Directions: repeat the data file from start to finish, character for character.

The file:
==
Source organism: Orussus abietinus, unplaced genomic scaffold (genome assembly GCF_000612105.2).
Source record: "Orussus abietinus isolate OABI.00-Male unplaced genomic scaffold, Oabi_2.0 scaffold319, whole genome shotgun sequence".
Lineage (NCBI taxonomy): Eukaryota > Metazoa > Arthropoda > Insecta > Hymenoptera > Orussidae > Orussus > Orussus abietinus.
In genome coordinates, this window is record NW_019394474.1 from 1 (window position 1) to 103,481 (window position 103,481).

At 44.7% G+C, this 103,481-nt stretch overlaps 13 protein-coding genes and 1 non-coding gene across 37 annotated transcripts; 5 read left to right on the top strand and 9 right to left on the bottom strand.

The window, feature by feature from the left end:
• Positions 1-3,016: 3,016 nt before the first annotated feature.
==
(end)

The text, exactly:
Source organism: Orussus abietinus, unplaced genomic scaffold (genome assembly GCF_000612105.2).
Source record: "Orussus abietinus isolate OABI.00-Male unplaced genomic scaffold, Oabi_2.0 scaffold319, whole genome shotgun sequence".
Lineage (NCBI taxonomy): Eukaryota > Metazoa > Arthropoda > Insecta > Hymenoptera > Orussidae > Orussus > Orussus abietinus.
In genome coordinates, this window is record NW_019394474.1 from 1 (window position 1) to 103,481 (window position 103,481).

At 44.7% G+C, this 103,481-nt stretch overlaps 13 protein-coding genes and 1 non-coding gene across 37 annotated transcripts; 5 read left to right on the top strand and 9 right to left on the bottom strand.

The window, feature by feature from the left end:
• Positions 1-3,016: 3,016 nt before the first annotated feature.